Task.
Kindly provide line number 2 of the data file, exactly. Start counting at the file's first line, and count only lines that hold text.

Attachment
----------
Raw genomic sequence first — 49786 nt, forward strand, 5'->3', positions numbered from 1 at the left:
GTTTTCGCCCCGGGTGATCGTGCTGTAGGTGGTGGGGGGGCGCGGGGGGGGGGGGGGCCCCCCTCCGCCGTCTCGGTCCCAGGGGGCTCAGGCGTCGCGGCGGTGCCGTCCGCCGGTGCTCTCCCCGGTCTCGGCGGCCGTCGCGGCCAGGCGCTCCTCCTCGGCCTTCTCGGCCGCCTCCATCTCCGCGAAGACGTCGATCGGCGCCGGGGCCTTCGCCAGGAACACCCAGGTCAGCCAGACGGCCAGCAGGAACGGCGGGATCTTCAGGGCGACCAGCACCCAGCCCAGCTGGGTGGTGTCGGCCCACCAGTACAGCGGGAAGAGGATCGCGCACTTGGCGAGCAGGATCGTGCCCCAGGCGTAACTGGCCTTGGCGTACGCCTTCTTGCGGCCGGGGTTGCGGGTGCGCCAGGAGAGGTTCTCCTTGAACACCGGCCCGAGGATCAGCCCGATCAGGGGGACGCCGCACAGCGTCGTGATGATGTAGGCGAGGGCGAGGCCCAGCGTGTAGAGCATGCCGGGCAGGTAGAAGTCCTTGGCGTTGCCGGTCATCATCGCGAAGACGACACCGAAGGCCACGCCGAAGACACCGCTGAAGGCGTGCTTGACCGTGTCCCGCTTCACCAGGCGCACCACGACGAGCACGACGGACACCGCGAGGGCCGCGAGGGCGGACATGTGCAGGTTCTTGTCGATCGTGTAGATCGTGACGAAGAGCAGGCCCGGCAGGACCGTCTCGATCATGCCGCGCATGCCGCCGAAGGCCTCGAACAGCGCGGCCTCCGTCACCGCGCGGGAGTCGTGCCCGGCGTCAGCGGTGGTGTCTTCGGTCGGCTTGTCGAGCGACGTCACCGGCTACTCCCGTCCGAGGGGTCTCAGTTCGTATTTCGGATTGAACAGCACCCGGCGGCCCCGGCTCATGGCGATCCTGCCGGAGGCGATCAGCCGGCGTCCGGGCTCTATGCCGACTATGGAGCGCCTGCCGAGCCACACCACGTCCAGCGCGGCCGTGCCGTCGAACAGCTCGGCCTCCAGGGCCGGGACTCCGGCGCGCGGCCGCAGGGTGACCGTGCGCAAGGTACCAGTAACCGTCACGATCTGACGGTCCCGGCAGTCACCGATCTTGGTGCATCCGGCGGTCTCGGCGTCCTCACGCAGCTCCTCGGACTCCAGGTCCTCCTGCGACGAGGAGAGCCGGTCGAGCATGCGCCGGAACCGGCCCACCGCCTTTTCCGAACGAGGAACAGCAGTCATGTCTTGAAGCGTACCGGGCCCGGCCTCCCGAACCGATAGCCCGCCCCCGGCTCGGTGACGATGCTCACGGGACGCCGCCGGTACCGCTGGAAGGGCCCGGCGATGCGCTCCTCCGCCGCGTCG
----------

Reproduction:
GTTTTCGCCCCGGGTGATCGTGCTGTAGGTGGTGGGGGGGCGCGGGGGGGGGGGGGGCCCCCCTCCGCCGTCTCGGTCCCAGGGGGCTCAGGCGTCGCGGCGGTGCCGTCCGCCGGTGCTCTCCCCGGTCTCGGCGGCCGTCGCGGCCAGGCGCTCCTCCTCGGCCTTCTCGGCCGCCTCCATCTCCGCGAAGACGTCGATCGGCGCCGGGGCCTTCGCCAGGAACACCCAGGTCAGCCAGACGGCCAGCAGGAACGGCGGGATCTTCAGGGCGACCAGCACCCAGCCCAGCTGGGTGGTGTCGGCCCACCAGTACAGCGGGAAGAGGATCGCGCACTTGGCGAGCAGGATCGTGCCCCAGGCGTAACTGGCCTTGGCGTACGCCTTCTTGCGGCCGGGGTTGCGGGTGCGCCAGGAGAGGTTCTCCTTGAACACCGGCCCGAGGATCAGCCCGATCAGGGGGACGCCGCACAGCGTCGTGATGATGTAGGCGAGGGCGAGGCCCAGCGTGTAGAGCATGCCGGGCAGGTAGAAGTCCTTGGCGTTGCCGGTCATCATCGCGAAGACGACACCGAAGGCCACGCCGAAGACACCGCTGAAGGCGTGCTTGACCGTGTCCCGCTTCACCAGGCGCACCACGACGAGCACGACGGACACCGCGAGGGCCGCGAGGGCGGACATGTGCAGGTTCTTGTCGATCGTGTAGATCGTGACGAAGAGCAGGCCCGGCAGGACCGTCTCGATCATGCCGCGCATGCCGCCGAAGGCCTCGAACAGCGCGGCCTCCGTCACCGCGCGGGAGTCGTGCCCGGCGTCAGCGGTGGTGTCTTCGGTCGGCTTGTCGAGCGACGTCACCGGCTACTCCCGTCCGAGGGGTCTCAGTTCGTATTTCGGATTGAACAGCACCCGGCGGCCCCGGCTCATGGCGATCCTGCCGGAGGCGATCAGCCGGCGTCCGGGCTCTATGCCGACTATGGAGCGCCTGCCGAGCCACACCACGTCCAGCGCGGCCGTGCCGTCGAACAGCTCGGCCTCCAGGGCCGGGACTCCGGCGCGCGGCCGCAGGGTGACCGTGCGCAAGGTACCAGTAACCGTCACGATCTGACGGTCCCGGCAGTCACCGATCTTGGTGCATCCGGCGGTCTCGGCGTCCTCACGCAGCTCCTCGGACTCCAGGTCCTCCTGCGACGAGGAGAGCCGGTCGAGCATGCGCCGGAACCGGCCCACCGCCTTTTCCGAACGAGGAACAGCAGTCATGTCTTGAAGCGTACCGGGCCCGGCCTCCCGAACCGATAGCCCGCCCCCGGCTCGGTGACGATGCTCACGGGACGCCGCCGGTACCGCTGGAAGGGCCCGGCGATGCGCTCCTCCGCCGCGTCG